I´d always classified Bolivia as a pretty “off-the-beaten-path” destination, and thought of it as a country rich with opportunity for adventure and you know, poor in tourists. A traveler´s dream, right? So you can imagine my dismay when I arrived in the capital, La Paz, to find I was just another white face in a sea of many, many Gringos. Fine for a minute I suppose, but once I had my fill of craft beer and real cheese I consulted my travel Bible, Wikitravel.com, desperate to find the perfect, beautiful, off-the-Gringo-Trail destination. A tall order I know, but as usual Wikitravel came through, and the next day J and I set off for Quime.
Roughly 230 kilometers from La Paz, Quime is easily accessible by public transportation. Take any bus or minibus to Konani, and from there you can catch a collectivo to Quime, the whole trip taking less than four hours. If you´re traveling by motorcycle like I was, you´re in for what might possibly be one of the best drives of your life. As far as I was concerned the trip to Quime was worth it solely based on the last two hours of our drive there.
Quime is a small, idyllic town nestled in a valley and surrounded by the Andes. It´s the perfect place to spend a few days off the tourist circuit, chat with friendly locals, relax, and regroup. There are also a variety of activites to partake in for the adventurous and outdoorsy. We tried to accomplish a healthy mixture of both.
We checked into Hostal Colibri, which is basically a giant house overlooking the town, oozing with rustic charm. Great views, a spacious kitchen to cook in, lovely staff, and the perfect porch swing for reading made this easily one of my favorite hostels I´ve ever been to; it´s the kind of place you can enjoy yourself for days without ever leaving.
According to Wikitravel and the Quime tourist map we recieved, the city boasts everything from hot springs to horseback riding to snowboarding. Since we had spent every night in Bolivia freezing (high altitudes + unheated rooms) the hot springs were a no-brainer. And since renting a car and driver was a bit out of our price range as two people, we tried to motorcycle there. The key word being “tried.”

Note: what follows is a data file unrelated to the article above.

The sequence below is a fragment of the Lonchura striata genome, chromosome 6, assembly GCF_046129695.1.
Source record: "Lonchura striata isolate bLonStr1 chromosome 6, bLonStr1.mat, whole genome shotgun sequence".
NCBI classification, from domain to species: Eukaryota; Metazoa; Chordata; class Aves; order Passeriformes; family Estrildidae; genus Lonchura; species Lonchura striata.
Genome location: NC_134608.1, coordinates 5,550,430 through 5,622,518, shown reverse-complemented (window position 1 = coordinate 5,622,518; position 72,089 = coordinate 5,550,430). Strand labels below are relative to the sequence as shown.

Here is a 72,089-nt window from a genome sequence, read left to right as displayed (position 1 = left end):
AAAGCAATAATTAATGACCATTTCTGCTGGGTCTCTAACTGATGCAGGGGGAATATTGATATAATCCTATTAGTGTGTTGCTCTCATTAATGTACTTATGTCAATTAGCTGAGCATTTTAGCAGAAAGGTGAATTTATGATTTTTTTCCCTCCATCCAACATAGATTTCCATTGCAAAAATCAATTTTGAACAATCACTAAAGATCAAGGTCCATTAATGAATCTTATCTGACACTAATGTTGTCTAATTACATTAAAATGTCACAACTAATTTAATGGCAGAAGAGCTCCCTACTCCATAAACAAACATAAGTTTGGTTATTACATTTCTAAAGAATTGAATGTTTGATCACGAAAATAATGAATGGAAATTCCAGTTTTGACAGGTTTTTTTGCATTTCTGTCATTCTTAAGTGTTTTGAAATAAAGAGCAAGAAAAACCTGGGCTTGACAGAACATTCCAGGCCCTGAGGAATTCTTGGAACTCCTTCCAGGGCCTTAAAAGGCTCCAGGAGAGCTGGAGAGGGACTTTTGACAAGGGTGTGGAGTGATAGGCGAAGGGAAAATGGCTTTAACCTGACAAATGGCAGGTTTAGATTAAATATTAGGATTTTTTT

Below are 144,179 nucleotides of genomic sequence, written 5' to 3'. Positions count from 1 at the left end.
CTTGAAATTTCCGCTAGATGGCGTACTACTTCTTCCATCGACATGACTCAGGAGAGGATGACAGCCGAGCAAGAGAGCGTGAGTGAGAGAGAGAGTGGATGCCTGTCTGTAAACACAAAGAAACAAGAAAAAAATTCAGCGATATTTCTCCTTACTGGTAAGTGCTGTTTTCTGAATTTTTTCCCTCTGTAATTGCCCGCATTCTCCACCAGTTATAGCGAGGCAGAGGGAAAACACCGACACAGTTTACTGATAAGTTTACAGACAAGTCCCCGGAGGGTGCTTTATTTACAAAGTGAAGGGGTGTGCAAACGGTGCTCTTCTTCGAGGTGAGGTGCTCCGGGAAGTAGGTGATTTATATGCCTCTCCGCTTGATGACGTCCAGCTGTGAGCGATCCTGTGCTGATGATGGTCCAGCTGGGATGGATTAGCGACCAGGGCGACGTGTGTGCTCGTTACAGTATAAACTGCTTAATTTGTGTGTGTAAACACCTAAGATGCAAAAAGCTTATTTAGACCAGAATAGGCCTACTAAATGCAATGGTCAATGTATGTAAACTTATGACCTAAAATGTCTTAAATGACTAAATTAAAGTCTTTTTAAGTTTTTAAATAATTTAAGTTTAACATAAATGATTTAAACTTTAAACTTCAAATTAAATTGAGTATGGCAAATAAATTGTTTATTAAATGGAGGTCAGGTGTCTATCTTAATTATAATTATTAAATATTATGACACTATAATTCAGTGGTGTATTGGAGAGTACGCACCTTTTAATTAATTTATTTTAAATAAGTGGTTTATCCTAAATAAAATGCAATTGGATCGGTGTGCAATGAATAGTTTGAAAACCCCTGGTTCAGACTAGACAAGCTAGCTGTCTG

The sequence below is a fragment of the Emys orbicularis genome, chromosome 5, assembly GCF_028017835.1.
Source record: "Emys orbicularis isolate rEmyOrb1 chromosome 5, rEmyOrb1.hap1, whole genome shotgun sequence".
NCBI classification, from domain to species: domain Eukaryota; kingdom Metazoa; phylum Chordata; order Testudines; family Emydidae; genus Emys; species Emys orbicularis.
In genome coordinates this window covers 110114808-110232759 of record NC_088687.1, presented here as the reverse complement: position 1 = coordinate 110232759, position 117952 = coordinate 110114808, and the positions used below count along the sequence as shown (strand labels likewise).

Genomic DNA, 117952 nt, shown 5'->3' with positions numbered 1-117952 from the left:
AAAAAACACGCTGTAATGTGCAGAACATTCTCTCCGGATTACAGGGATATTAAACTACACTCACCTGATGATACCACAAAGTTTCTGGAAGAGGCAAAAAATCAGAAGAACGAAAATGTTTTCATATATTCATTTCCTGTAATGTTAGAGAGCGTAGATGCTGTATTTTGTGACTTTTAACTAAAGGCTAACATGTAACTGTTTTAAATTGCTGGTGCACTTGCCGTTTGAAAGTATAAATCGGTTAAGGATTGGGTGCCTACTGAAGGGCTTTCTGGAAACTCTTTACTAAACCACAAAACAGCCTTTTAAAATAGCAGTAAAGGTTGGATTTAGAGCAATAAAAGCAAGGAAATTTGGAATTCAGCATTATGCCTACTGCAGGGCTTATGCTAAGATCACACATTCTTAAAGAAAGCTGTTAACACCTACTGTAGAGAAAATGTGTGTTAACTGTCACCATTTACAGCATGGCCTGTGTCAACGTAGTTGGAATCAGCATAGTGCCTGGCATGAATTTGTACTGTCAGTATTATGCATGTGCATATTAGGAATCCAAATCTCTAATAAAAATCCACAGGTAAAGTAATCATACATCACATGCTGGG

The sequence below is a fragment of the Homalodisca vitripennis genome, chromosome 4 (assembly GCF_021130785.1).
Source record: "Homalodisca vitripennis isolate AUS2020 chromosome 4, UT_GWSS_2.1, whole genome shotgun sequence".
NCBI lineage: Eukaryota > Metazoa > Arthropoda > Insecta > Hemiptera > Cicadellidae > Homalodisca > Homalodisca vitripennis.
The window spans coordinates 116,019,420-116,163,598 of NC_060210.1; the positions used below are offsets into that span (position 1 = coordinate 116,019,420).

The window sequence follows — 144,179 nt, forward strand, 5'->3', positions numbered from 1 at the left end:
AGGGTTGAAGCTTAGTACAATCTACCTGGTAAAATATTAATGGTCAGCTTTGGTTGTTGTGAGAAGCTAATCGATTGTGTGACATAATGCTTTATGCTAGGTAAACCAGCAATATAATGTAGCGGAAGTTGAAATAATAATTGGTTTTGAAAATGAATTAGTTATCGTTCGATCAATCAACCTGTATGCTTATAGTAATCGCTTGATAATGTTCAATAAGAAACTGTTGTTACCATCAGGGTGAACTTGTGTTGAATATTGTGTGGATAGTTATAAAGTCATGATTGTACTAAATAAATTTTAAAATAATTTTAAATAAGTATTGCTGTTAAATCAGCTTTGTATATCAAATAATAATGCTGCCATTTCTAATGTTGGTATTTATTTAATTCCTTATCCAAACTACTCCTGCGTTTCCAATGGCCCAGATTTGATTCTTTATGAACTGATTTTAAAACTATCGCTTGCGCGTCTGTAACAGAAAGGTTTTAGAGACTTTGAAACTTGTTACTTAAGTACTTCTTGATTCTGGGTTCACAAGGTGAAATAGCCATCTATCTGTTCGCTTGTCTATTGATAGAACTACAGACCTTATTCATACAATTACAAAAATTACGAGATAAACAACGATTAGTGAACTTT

The ride was beautiful, yet the roads were incredibly steep and unpaved, putting our average speed somewhere around 2 mph. Literally. That combined with perpetually getting lost meant that by the time we were on the right path and I could practically feel the heat, the sun was getting dangerously close to setting and we were forced to turn around, lest we be stuck on a road like this in the dark:
The next day we set out with Tom, Colibri´s manager, in search of Laguna Naranjani, a lake at the top of a very, very tall mountain. Simply finding the trail presented quite a challenge for me, as I am not quite in peak shape. At Tom´s suggestion I did like the Bolivians and stuffed my lip full of Coca leaves (legal), hoping for some extra energy, but to no avail.
After about two hours and two months worth of complaining by yours truly, we finally made it to the top. The Laguna was beautiful and well worth the most difficult hike of my life. I guess.
Wanting to do one last activity so as to justify spending five days in the same place, J and I decided to visit the crude Chambillaya tungsten mines. According to Wikitravel you can basically befriend miners and go to work with them for the day. Fun, right? We decided to try our luck and show up on what we presumed would be a workday. However, nobody was there. It doesn´t take long for a traveler in South America to realize that every other day is a “holiday.¨ We took the oppotunity to explore a bit ourselves and enjoy the gorgous views of Quime.
We enjoyed our time in Quime so much that we decided to leave the motorcyle at Hostal Colibri and spend our last two weeks in Bolivia traveling by bus. This will give us a bit more time to see things, and of course ensures that we will have one last relaxing night in Quime with this one:
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